The object of caponizing is not primarily to increase the size of the fowl, but to heighten the quality of the flesh. Since capons do not quarrel or worry one another, they can be kept in large flocks with assurance that they will fatten easily and more economically than other classes of fowls.

Light Brahma cock.

Only the large breeds are suitable for caponizing; small capons, while salable, do not command highest prices. For this reason, the Mediterranean and most of the other European breeds are not suitable for caponizing, though, perhaps, the Faverolle, the Orpington and the Dorking may be large enough, if well bred for size. These varieties, however, are not very widely popular in America. Unquestionably, the American and the Asiatic breeds lead in their value for caponizing. Well-bred Light Brahma cockerels, with proper attention and enough time, will usually make the finest as well as the largest capons; but the Cochin, the Langshan and the Indian Game are also good. All of the Plymouth Rock and Wyandotte varieties may also be used, since they are large enough to make good-sized carcasses.


The production of layers is unquestionably the most important branch of the poultry business. This is shown by the fact that egg farmers would be glad to pay higher prices for pullets than they can sell their cockerels for when of broiler size. Pullets, as a rule, cannot be expected to lay before four months old among the Mediterranean breeds, five months among the American, and six months among the Asiatic. On this account for egg-laying purposes they should be hatched early enough in the spring to commence laying during October. If hatched too early they are almost sure to molt before very cold weather comes and not to resume laying before February or March, thus cutting them out of profitable egg production.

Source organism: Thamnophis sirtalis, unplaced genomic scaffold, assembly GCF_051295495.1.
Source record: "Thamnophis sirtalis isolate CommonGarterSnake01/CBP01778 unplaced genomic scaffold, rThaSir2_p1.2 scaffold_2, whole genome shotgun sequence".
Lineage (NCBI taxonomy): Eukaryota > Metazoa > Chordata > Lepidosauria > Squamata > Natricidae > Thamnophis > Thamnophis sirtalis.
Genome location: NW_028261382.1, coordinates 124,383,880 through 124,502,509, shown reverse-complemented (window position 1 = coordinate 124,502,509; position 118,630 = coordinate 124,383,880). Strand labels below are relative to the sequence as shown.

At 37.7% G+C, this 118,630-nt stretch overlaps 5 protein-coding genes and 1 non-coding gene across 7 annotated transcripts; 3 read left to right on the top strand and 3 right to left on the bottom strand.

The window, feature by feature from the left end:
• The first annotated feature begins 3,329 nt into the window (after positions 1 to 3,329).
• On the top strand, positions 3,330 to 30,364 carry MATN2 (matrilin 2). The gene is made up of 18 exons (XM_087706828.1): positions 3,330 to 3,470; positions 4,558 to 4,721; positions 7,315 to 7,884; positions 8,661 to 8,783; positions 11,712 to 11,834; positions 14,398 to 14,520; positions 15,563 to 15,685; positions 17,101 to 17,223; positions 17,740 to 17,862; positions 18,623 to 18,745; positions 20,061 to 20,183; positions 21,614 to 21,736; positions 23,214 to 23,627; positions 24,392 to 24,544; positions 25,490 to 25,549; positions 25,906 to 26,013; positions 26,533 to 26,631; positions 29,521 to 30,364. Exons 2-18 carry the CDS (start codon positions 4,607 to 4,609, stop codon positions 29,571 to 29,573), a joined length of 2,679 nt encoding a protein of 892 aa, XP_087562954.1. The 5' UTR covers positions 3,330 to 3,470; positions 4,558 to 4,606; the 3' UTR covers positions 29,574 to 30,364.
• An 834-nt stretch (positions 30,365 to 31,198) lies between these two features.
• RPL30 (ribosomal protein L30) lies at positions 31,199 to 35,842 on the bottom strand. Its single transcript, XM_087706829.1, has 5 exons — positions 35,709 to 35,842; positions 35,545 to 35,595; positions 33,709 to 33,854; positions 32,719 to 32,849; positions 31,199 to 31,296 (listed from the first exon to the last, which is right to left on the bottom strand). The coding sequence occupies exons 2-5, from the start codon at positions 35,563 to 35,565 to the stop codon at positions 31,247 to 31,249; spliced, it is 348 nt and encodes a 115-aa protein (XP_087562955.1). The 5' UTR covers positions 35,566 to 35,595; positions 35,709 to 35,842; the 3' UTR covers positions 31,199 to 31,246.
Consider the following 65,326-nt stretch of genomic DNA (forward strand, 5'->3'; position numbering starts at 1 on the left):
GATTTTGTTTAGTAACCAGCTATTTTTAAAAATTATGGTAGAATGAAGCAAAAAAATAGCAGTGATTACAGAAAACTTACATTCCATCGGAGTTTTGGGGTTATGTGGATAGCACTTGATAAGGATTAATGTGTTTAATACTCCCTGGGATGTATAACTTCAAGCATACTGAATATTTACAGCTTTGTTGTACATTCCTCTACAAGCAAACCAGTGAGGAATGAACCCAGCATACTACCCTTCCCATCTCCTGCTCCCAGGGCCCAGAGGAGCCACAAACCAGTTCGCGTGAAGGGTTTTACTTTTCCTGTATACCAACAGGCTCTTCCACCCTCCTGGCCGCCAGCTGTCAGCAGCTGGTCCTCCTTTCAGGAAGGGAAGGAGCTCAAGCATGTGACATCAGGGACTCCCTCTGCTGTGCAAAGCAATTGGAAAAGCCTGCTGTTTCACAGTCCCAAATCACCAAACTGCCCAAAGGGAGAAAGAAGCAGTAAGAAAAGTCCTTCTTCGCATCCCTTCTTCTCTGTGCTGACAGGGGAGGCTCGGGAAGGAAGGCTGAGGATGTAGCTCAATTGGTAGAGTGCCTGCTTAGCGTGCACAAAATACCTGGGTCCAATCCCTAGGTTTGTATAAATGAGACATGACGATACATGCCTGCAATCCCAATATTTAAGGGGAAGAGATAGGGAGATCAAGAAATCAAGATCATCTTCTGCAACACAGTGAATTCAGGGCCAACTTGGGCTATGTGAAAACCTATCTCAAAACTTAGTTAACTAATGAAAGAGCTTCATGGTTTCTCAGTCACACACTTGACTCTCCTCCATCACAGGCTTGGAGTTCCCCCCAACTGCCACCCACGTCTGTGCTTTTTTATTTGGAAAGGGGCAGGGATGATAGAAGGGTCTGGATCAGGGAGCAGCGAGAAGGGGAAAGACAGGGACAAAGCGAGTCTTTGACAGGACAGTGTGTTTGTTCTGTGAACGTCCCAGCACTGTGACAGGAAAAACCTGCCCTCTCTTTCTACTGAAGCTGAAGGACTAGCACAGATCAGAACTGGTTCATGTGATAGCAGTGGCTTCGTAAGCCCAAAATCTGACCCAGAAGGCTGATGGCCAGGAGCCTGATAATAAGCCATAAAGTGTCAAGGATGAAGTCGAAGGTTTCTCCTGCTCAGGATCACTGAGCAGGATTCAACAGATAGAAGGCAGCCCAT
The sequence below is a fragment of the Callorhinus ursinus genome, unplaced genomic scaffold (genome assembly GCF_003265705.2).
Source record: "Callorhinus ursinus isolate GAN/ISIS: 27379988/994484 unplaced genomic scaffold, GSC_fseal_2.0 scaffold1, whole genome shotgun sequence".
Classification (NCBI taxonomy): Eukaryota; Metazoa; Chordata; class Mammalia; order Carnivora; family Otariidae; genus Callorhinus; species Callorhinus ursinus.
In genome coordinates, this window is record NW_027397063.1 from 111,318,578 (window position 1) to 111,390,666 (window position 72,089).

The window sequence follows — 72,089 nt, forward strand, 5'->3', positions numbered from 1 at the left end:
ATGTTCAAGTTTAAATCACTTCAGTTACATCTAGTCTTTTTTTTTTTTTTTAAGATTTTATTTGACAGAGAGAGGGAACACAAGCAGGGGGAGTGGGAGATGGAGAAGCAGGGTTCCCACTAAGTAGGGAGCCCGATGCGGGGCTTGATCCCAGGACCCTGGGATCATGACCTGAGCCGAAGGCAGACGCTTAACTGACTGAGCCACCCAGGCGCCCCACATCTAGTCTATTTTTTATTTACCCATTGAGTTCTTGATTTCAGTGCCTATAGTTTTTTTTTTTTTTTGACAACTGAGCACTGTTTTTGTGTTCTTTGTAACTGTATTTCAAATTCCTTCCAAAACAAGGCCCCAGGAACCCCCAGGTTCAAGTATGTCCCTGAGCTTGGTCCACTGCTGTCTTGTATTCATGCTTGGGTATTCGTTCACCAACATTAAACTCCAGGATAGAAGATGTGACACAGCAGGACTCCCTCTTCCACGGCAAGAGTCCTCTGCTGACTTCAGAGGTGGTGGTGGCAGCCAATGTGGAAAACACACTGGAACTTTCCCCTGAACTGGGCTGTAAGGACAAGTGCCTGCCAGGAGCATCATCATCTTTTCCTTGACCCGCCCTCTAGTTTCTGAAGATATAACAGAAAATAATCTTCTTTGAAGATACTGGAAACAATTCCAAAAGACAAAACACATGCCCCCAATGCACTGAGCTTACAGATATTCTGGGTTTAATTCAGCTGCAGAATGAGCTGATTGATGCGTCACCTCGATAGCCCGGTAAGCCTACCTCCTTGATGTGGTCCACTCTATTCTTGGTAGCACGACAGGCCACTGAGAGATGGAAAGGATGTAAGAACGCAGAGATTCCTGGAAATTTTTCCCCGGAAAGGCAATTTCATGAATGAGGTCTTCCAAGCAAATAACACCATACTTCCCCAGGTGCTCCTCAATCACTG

Lice preventer. Cup under roost filled with oil on stout fence wire support.
Since the first four to six months is the most costly time in a hen's life, there should be a considerable period of egg laying to balance up this expense. On this account hens that have produced well should be kept over for another year; at least until the following winter when the pullets are laying well. By proper management hens may be kept in, or brought back to laying during the summer and fall, except, perhaps, during the molt, and even during this period some eggs may be expected. These remarks apply more particularly to the Leghorn and Minorca varieties which are pre-eminently the laying breeds. The fleshier breeds, such as Plymouth Rock, Wyandotte and Rhode Island Red are less likely to be profitable as layers the second season unless they have been specially bred and selected for laying. The Plymouth Rock especially is apt to become too fat to lay well after the first year. On this account the general opinion is held that fowls for ordinary egg production should not be kept more than one year. Of course, for breeding purposes, this should not be considered.

Breeders for Sale

Every raiser of poultry for whatever market purpose should keep only pure-bred fowls. These should always be selected and bred with great care, so as to get the highest possible efficiency in each bird and in the flock as a whole. The man who follows this plan is sure to have a valuable strain of fowls for sale, a strain that should command high prices, whether sold as eggs for hatching, as day-old chicks, or as full-grown birds for breeding purposes. Whether it would be to his advantage to strive for the points that breeders of fancy or standard-bred fowls emphasize so much, is a matter which he alone can decide.

It may be taken, as a general rule, that to start in poultry keeping with the object of making money from fancy poultry is an unwise thing. There are so many hundreds of people already in that business and there is so little profitable sale until the breeder has made himself more or less conspicuous, either by winning prizes at fairs and poultry shows or by advertising, that it is much wiser to follow one or more of the market poultry lines where the demand is constant, and to select breeding stock of standard requirements as a side line. Unquestionably there is plenty of money to be made in raising fancy poultry, but there is better opportunity for the beginner, within reasonable time, in the market branches. Whoever goes into poultry raising for profit will find it to his best interest to begin with market stock, to breed and select toward a high ideal of production and let the combination of fancy poultry for exhibition, etc., follow as a postscript, if it follow at all.